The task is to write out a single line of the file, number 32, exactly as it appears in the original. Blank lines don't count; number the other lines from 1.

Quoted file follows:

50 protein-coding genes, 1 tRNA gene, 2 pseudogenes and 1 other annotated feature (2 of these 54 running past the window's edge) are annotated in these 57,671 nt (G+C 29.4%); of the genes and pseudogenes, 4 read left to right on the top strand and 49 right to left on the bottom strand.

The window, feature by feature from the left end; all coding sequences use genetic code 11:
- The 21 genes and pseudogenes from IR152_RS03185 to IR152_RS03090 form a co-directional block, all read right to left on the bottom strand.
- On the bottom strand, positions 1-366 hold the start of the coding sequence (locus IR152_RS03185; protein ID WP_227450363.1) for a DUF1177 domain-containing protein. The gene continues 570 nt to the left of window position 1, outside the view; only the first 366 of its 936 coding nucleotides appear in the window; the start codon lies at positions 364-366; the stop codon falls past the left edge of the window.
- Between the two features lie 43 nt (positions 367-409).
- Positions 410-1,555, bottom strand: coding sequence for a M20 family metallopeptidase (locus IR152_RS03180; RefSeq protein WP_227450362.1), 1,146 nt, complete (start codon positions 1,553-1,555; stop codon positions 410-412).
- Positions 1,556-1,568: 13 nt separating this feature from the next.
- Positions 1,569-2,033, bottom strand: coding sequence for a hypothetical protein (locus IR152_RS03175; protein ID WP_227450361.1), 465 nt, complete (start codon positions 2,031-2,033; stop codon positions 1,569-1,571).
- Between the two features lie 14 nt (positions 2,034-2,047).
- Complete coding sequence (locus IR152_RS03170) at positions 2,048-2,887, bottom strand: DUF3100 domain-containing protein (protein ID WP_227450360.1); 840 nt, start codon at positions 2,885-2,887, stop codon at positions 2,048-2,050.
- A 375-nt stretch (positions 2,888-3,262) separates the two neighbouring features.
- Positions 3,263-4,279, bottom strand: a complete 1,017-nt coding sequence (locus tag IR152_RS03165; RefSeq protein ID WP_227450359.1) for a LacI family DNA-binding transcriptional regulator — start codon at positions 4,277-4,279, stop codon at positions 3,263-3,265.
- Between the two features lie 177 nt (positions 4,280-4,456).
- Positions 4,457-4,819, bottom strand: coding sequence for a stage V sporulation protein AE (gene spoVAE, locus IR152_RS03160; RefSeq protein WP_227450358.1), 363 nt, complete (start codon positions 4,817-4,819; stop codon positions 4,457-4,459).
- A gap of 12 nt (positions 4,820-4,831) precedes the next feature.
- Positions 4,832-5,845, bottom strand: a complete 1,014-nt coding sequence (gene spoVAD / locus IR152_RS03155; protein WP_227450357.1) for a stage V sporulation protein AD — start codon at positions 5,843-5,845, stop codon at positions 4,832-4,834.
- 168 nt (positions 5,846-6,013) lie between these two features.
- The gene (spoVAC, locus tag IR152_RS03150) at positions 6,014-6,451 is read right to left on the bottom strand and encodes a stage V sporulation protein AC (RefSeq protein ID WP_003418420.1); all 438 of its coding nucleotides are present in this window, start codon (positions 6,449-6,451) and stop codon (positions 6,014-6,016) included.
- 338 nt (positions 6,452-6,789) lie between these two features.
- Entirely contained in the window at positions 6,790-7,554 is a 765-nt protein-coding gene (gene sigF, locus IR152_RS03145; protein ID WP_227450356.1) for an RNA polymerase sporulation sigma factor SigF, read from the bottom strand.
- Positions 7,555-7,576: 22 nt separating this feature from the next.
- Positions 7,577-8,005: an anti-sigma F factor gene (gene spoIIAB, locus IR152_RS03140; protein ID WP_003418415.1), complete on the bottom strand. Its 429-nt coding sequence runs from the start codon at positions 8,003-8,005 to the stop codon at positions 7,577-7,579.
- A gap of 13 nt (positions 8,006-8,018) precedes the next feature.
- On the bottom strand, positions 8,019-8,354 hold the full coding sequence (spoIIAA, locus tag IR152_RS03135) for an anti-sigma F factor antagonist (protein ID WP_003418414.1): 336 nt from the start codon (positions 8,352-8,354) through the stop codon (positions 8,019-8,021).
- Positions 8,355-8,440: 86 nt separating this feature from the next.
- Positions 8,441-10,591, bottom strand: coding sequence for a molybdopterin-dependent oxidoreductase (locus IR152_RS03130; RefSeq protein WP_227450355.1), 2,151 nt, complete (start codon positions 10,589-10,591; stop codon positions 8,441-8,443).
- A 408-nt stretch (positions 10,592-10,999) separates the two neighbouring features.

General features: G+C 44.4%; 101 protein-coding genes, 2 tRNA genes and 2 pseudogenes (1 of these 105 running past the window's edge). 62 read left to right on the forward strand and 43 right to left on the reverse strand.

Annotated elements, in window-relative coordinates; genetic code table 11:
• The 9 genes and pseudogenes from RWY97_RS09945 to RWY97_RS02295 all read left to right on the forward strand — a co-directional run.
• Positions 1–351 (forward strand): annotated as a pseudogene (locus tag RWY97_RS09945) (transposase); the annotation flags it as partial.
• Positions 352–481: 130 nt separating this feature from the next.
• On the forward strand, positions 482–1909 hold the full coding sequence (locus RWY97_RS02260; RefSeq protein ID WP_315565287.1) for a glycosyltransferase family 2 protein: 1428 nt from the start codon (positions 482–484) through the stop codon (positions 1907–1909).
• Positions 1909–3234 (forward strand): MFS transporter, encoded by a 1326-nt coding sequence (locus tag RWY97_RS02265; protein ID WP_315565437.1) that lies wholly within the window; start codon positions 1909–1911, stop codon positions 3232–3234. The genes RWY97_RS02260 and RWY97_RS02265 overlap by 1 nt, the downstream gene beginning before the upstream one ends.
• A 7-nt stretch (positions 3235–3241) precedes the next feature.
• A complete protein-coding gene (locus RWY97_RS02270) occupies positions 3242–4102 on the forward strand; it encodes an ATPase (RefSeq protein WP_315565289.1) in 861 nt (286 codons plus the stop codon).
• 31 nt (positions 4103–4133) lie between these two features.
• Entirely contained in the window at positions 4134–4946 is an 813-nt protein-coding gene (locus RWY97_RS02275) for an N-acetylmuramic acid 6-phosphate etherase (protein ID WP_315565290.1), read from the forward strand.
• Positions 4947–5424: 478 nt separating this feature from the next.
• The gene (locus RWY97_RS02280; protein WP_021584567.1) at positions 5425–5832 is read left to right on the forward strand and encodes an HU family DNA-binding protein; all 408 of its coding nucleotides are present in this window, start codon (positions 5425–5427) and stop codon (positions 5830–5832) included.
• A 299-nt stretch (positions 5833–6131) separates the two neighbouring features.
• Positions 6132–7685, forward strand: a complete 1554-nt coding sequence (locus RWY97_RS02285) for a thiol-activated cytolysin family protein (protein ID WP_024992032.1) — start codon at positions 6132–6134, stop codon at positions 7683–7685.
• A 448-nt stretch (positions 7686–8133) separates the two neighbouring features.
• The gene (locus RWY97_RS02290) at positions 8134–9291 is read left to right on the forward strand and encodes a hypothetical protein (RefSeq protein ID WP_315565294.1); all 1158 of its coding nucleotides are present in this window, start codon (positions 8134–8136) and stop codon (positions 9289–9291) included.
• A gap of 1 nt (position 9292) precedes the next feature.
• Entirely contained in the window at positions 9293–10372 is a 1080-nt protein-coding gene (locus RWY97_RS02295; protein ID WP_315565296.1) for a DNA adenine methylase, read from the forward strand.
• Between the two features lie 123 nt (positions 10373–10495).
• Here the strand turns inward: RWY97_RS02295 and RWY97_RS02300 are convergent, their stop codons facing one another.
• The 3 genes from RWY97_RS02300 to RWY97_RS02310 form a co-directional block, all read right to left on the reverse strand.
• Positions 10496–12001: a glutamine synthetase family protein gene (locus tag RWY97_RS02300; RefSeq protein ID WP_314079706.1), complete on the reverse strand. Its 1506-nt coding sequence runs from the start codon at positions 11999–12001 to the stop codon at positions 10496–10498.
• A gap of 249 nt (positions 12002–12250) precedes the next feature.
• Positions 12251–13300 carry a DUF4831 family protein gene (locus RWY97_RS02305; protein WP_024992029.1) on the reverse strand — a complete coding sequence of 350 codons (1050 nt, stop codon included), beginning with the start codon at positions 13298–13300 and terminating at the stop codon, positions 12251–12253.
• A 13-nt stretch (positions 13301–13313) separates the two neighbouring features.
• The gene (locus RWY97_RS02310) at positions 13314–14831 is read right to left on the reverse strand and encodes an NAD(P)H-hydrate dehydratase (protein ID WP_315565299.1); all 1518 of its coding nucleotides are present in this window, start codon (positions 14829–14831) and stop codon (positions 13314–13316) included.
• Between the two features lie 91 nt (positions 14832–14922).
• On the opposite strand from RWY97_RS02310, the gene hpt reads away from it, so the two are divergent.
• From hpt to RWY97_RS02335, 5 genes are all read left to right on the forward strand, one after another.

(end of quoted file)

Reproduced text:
• Positions 352–481: 130 nt separating this feature from the next.